For information on how to enable the root user in Mac OS X Mavericks, see this tech note from Apple:
And for doing the same with OS X Mountain Lion, see this tech note:
Now that I have bugzilla set up, my clients are starting to use it. It’s a very useful tool for logging bugs, feature requests and test results. The clients get kept up to date on what I’m doing, and I don’t have to remember every thing as it is all kept in the database.
That means that the database has to be protected from loss or damage by taking regular backups.
Finally I have gotten round to finishing the install of BugZilla on OS X Mavericks (OS X 10.9)
and I’m pleased to say it is working well.
There were several hurdles along the way, but the main one which kept bugzilla from running was that the MySql library, required by perl to access MySql was installed in a different place than the _www user group expected to find it.
After installing Perl, MySql and BugZilla the main bugzilla install script kept failing with errors trying to connect to the MySql database.
I designed a digital audio dock for a major client. The dock accepts both 30-Pin apple devices and Lightning-connector apple devices, in other words almost all iPods, iPhones and iPads. The dock has a network interface so that it can connect to, and be controlled by, other devices, such as another iOS device. The device can get track metadata, playlists and track lists from the dock.
During testing we noticed that on occasion the track name, artist name or album name would not display correctly. For example, the soundtrack album from the film “Les Misérables” would show as “Les Mis√©tables”.
This is because the device providing the meta data is using the UTF-8 encoding mechanism to encode special characters, i.e. those outside of the usual 8-bit ascii character set.
In our code we had were receiving the 8-bit string and encoding it to an NSString like this:
_strDockAlbum = [NSString stringWithFormat:@"%s",pContents];
where pContents was a pointer to the 8-bit data buffer.
To resolve the issue was simple, thanks to the stringWithUTF8String method of the NSString class.
The code now looks like this:
_strDockAlbum = [NSString stringWithUTF8String:pContents];
Microchip have released an update to their IDE, MPLAB X.
MPLAB X IDE v1.95 is available now for download from here
This seems to be a minor point release with the following main updates since v1.90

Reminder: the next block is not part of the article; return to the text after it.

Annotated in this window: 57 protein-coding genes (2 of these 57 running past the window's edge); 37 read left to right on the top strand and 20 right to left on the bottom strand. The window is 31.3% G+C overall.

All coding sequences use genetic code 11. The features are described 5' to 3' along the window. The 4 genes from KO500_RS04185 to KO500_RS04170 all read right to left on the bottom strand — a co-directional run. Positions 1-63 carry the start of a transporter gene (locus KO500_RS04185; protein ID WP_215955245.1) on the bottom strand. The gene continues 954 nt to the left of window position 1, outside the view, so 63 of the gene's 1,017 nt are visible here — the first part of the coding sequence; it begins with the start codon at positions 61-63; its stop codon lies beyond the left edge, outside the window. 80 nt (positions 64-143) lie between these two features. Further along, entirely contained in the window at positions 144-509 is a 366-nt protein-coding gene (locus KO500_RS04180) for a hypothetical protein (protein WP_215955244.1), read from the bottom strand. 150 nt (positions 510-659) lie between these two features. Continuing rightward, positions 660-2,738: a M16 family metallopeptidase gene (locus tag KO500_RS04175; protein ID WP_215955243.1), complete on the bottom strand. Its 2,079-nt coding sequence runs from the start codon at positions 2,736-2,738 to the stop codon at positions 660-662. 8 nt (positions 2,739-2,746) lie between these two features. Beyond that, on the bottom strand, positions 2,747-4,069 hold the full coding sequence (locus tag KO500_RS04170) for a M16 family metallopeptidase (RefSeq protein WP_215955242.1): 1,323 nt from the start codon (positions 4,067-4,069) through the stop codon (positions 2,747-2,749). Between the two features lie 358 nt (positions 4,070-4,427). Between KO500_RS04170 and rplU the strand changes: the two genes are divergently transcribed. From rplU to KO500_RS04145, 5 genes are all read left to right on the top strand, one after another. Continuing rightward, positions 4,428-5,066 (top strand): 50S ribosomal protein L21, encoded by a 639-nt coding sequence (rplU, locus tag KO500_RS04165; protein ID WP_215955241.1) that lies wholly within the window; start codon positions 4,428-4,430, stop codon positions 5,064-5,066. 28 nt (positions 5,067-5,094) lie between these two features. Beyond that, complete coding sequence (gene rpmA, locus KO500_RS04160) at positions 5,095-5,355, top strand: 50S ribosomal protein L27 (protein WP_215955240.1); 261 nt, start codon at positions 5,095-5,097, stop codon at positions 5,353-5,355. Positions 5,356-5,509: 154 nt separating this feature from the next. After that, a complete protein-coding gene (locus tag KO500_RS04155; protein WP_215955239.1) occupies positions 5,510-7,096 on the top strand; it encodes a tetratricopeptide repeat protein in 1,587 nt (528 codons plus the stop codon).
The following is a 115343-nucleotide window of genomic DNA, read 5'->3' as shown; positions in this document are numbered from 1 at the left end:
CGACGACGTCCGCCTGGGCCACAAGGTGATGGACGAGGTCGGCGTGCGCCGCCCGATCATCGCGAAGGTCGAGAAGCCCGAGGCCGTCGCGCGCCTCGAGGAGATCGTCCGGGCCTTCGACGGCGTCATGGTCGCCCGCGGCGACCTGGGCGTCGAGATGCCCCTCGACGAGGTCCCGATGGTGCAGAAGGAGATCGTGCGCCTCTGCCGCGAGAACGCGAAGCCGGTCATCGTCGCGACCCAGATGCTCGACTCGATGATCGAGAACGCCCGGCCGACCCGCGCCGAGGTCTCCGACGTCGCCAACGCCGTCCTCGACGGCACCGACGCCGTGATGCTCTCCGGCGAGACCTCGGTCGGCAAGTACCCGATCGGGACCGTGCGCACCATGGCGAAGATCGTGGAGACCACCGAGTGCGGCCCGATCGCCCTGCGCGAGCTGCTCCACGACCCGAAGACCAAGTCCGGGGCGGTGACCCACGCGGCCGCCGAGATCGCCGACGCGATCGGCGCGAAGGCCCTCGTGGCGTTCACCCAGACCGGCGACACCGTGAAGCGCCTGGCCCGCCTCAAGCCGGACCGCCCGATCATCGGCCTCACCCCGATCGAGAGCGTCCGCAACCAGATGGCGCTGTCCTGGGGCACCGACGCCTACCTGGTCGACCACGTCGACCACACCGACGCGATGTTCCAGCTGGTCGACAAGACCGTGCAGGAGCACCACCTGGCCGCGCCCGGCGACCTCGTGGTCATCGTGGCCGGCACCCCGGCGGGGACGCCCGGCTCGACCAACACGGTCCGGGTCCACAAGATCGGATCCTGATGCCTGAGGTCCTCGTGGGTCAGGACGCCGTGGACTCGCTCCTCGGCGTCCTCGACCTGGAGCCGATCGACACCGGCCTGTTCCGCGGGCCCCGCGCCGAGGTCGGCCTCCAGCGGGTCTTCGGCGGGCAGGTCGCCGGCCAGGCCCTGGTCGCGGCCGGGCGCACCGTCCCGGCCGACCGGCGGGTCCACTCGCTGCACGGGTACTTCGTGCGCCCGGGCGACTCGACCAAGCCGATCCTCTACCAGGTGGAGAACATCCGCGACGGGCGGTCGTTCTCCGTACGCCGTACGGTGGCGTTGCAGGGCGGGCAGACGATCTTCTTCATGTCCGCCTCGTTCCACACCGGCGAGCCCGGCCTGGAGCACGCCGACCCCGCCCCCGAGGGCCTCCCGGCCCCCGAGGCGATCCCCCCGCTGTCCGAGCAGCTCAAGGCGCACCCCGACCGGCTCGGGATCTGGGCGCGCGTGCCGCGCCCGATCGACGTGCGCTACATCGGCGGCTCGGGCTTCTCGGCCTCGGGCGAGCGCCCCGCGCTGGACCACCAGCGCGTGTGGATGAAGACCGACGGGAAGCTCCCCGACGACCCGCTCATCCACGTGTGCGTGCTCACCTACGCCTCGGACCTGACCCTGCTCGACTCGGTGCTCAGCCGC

On windows MPLAB X now uses the latest Java JRE (v1.7) but on Mac OS X we are still stuck at JRE 1.6 which is a bit of an issue, because OS X will try to push the latest Jave Update to users and many of them will accept it, pushing the system up to JRE 1.7, which breaks various things in MPLAB X. Of particular concern is that one of Microchip’s flagship programmer/debuggers the ICD 3 doesn’t work when JRE 1.7 is present. If a user updates their Mac to JRE 1.7, then it’s not an easy job to revert back to 1.6.
I believe the underlying issue is that MPLAB X is built on NetBeans, and Microchip is using an older fork of NetBeans with some out of date JRE dependencies.
Let’s hope we can convince Microchip to move to being JRE 1.7 compatible pretty soon.
Recently Cypress Semiconductor released the long awaited version 3.0 of it’s PSoC Creator development tool suite.
This is an update I’ve been waiting for, it finally brings to Creator some features which other, older, IDEs have had for many years, including: Auto-complete; go to definition; a code explorer window; inline diagnostics; disabled code identification and automatic indenting. These are all things that every other IDE I use has had for 6+ Years, including Visual Studio, NetBeans and Eclipse.
So I was truly pleased when this update arrived, as it promised to be a great aide to productivity.
As it happens, however, it turns out to be one of the biggest disappointments from Cypress yet.
Well, despite my earlier success I have to declare that, for me at least, The Microchip ICD-3 In Circuit Debugger is not compatible with OS X Mavericks.
I have opened a ticket with Microchip tech Support, so we’ll see what transpires.
I’ve been tracking down an elusive bug which was causing one of my devices to occasionally start mis-behaving. The device would respond slowly (if at all) to some commands, and respond normally to others.
It was pretty obvious what the issue was when I attached the debugger and started single-stepping through the code while it was misbehaving.
I landed on the ‘return’ in this code:
prevLen = sizeof(LIST_ITEM)+32; pWorkItem = malloc(prevLen);
if(pWorkItem == 0) return 0;
so it was obvious I was getting a malloc fail, which meant I had ran out of memory somewhere along the line. The ‘return 0’ meant that the command silently failed, without any feedback to the user.
Guess who is not going to Apple’s Tech Talk in London this year?
Yip – I just got an email saying I wasn’t successful at getting a place this year. Places on these seminars are like hens teeth!